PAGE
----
Training teachers is one of the possible solutions to this problem. Baturo & Cooper (2006) developed Train a Maths Tutor Program to train AIEO’s to support students’ learning in mathematics. The program has enhanced self-efficacy and mathematical knowledge relevant to indigenous numeracy teaching. Goos, Lowrie & Jolly (2007) assert that investing in developing partnerships between home and school can facilitate learning by strengthening teacher-student relationships. A culturally inclusive school environment should build the relationship between parents, students and educators in order to understand the cultural backgrounds better so as to implement better teaching strategies for indigenous students. Success in numeracy skills requires learning the specialized language of mathematics which must be taught to students explicitly if they are to progress further in mathematics (McDonald, Warren & DeVries, 2011). Educators should close the gap in indigenous language diversity to enable them to better understand concepts taught in mathematical classes.
There are few scholars who argue that there is equal opportunities in Australian education system and the poor numeracy skills in indigenous children should not be blamed on this. For instance Rennie (2006) claims that indigenous children participate in a number of numerical activities before joining school such as hunting which requires a sense of position and direction. The indigenous communities learn quantitative concepts such as equality which they learn during sharing of hunted preys. Butterworth et al (2008) claims that mathematical skills are independent on the development language; for example, children speaking Walpiri language are able to match a number of disks to a number shown then hidden by an experimenter.
There is no evidence that indigenous teachers are better teachers for indigenous students (Penman, 2006). There should be a campaign on better understanding of indigenous students and culture instead of employing more indigenous teacher to assist the indigenous students. As much as learning the culture of the indigenous families is important, it is imperative to ensure that the required numerical skills are imparted to the students to improve their numerical skills.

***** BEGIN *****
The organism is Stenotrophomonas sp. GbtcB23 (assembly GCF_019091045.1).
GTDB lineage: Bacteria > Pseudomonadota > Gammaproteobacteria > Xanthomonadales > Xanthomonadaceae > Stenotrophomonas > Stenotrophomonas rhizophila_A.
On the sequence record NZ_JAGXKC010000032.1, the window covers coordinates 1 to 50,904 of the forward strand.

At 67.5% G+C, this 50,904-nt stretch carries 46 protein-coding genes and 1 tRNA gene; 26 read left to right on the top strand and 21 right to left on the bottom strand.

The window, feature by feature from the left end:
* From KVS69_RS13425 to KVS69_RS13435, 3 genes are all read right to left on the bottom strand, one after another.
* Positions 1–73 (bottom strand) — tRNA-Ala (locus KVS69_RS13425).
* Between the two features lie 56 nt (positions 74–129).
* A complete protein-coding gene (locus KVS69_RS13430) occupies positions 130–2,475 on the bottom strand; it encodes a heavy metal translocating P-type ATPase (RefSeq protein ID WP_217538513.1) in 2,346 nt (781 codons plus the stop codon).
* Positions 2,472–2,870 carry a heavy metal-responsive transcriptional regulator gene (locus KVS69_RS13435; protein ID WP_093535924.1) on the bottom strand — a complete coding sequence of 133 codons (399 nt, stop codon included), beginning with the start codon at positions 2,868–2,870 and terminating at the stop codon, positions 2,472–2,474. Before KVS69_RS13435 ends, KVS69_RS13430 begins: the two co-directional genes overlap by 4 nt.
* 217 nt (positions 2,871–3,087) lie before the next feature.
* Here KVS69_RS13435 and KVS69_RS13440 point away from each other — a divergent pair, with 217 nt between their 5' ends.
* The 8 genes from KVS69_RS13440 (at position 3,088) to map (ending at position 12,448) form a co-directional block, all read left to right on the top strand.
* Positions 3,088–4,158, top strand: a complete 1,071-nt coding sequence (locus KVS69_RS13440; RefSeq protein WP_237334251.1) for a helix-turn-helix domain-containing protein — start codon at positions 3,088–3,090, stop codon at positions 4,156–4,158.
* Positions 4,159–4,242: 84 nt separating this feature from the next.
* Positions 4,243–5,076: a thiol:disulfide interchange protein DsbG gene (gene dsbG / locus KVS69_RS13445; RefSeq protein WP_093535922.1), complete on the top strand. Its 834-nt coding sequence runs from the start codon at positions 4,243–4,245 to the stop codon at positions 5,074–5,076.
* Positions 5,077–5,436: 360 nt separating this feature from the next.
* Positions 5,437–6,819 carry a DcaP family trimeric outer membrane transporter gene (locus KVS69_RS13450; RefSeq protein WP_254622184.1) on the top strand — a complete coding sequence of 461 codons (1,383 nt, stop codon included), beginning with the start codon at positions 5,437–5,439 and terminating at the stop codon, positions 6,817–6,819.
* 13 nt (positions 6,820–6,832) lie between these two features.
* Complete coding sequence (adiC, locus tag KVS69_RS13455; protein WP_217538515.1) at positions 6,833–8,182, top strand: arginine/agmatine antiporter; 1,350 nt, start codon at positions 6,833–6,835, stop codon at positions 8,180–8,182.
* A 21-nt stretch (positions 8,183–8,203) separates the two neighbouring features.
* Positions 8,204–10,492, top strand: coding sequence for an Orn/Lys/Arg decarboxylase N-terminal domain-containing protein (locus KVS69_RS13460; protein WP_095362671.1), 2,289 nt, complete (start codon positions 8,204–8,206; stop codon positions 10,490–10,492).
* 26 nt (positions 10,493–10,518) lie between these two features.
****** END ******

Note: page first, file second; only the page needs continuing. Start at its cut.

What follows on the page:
A study carried out by Willis (2000) on learning outcomes relating to numbers found out that Aboriginal students were able to distinguish the number of items in a small collection without being able to count. The research was inconclusive because of a low significance level due to the small sample size. Nevertheless, this research leads to the question of nature and nurturing in learning. Some indigenous students are mathematically talented from their birth while others are not; this rule also applies to non-indigenous students. Therefore, indigenous children are not that disadvantaged as people perceive.
Analysis and Discussion
Speilman and Mitchelmore (2000) conducted a study on the attitude of Aboriginal adult learners towards mathematics. The study monitored the attitudes of adult Aboriginal students in a year-long mathematics unit. One of the important results that contributed to positive attitude towards mathematics was community visits by the teacher. Students with positive attitudes towards mathematics will have better numerical skills. Educators should interact closely with the indigenous community because there is a positive correlation between the engagement and improvement in numeracy skills. The positive correlation can be as a result of factors such as teachers better understanding the culture and the hands-on approach with the community.
Language needs for students are important in ensuring that students understand whatever they are being taught in the classroom. Many mathematics classrooms comprise students and teachers from varying cultural backgrounds with potentially different values (Bishop, 2002). Some Aboriginal students speak their native language and Aboriginal English as their first language which is not consistent with the Standard Australian English (SAE) that is used for schooling purposes in Australia. A mathematics class is more or less a linguistic class and the indigenous students can understand it if it is related to something they know or they are used to. Indigenous students should be Standard Australian English in phases without any hurry to complete the syllabus. Standard Australian English should be taught with care and concern of the children rather than accomplishment of the curriculum. Teachers should use cultural symbols and activities that the Aboriginal people can relate to; this creates a sense of confidence and a sense of belonging.